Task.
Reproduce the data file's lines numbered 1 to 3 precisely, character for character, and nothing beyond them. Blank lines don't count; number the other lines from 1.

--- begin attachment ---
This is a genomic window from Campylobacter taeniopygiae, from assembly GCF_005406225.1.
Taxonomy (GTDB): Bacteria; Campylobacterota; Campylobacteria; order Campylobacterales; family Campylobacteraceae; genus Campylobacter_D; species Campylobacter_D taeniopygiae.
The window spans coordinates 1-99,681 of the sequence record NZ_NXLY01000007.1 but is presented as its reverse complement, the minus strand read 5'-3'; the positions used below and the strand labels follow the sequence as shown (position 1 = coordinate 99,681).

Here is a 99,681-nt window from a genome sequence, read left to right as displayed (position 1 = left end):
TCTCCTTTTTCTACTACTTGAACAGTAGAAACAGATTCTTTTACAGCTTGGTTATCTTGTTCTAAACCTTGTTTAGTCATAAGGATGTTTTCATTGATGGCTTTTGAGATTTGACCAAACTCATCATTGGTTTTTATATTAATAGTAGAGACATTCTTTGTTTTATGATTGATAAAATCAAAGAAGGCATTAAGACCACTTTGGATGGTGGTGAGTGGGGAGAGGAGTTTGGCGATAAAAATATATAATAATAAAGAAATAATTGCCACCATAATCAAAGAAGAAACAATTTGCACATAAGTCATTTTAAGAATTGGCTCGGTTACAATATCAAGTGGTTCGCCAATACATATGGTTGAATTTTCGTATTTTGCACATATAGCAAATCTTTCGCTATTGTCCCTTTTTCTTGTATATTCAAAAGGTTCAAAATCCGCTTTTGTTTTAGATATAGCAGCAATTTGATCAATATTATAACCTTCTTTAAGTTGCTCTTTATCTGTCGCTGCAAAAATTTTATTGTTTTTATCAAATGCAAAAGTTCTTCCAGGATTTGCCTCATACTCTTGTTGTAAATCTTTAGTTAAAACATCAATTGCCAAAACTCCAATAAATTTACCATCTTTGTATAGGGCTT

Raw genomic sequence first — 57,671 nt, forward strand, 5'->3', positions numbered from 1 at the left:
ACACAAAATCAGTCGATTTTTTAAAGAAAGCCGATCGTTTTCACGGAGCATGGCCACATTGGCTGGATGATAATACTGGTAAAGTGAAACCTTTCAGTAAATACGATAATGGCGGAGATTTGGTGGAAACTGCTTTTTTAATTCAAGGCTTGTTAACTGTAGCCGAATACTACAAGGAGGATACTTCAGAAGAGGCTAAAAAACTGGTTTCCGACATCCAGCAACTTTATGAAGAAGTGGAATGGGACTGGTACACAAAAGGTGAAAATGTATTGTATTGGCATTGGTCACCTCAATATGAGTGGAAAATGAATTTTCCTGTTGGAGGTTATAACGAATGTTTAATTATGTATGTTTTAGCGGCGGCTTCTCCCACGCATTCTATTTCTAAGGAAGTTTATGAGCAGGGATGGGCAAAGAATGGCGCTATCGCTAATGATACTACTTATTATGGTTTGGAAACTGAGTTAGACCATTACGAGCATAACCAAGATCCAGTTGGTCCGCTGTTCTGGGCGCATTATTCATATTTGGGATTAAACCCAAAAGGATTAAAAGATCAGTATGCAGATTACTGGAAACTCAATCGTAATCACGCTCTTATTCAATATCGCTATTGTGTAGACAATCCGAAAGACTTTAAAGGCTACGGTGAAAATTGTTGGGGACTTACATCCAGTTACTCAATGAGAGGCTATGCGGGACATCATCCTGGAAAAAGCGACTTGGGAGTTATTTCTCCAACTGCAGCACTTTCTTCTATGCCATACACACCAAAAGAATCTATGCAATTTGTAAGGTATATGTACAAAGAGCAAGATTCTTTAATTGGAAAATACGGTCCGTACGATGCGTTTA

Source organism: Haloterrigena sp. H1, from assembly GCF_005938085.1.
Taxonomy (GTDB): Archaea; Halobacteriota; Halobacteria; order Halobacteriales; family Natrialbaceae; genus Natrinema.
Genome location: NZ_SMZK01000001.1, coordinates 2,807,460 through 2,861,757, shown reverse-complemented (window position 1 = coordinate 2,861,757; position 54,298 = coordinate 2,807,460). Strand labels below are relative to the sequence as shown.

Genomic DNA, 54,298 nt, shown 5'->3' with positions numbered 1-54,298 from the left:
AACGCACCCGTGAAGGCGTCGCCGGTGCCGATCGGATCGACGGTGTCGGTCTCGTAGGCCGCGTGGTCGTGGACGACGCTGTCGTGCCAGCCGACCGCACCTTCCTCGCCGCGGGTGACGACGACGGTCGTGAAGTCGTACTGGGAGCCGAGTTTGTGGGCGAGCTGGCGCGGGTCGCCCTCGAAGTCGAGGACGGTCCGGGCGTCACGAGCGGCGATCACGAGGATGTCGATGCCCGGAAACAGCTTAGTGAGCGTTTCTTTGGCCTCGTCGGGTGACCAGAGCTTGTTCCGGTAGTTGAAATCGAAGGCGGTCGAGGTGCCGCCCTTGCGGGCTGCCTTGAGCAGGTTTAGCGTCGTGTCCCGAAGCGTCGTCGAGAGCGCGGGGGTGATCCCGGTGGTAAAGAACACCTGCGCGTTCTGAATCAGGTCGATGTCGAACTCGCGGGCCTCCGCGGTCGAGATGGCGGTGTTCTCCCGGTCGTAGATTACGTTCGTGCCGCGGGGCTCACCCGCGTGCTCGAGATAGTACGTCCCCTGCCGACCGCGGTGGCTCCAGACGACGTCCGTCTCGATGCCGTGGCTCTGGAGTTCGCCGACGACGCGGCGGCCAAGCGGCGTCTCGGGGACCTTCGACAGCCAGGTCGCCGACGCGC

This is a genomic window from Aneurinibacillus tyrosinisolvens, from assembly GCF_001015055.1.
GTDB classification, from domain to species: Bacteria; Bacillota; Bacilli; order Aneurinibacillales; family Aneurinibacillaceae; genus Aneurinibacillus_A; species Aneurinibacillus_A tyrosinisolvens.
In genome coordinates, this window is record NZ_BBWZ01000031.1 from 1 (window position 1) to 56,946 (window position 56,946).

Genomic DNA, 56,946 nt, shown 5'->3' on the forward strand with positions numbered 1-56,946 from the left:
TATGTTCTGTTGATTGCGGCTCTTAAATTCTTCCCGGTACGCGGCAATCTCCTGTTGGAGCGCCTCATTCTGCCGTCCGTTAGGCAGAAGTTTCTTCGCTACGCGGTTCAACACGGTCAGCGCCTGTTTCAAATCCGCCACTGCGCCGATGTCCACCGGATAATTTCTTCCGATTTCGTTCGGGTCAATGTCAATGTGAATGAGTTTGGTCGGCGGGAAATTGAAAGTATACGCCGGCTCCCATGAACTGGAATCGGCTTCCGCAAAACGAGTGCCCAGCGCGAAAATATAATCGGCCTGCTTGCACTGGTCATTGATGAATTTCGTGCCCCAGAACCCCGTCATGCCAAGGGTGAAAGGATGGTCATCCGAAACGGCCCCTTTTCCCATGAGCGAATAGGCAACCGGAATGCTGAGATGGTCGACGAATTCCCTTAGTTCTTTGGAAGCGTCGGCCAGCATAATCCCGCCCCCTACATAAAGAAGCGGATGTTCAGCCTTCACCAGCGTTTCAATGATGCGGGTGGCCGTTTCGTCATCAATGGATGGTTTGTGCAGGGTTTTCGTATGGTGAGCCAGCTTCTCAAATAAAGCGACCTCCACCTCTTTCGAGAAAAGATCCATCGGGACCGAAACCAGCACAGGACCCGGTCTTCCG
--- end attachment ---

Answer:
This is a genomic window from Campylobacter taeniopygiae, from assembly GCF_005406225.1.
Taxonomy (GTDB): Bacteria; Campylobacterota; Campylobacteria; order Campylobacterales; family Campylobacteraceae; genus Campylobacter_D; species Campylobacter_D taeniopygiae.
The window spans coordinates 1-99,681 of the sequence record NZ_NXLY01000007.1 but is presented as its reverse complement, the minus strand read 5'-3'; the positions used below and the strand labels follow the sequence as shown (position 1 = coordinate 99,681).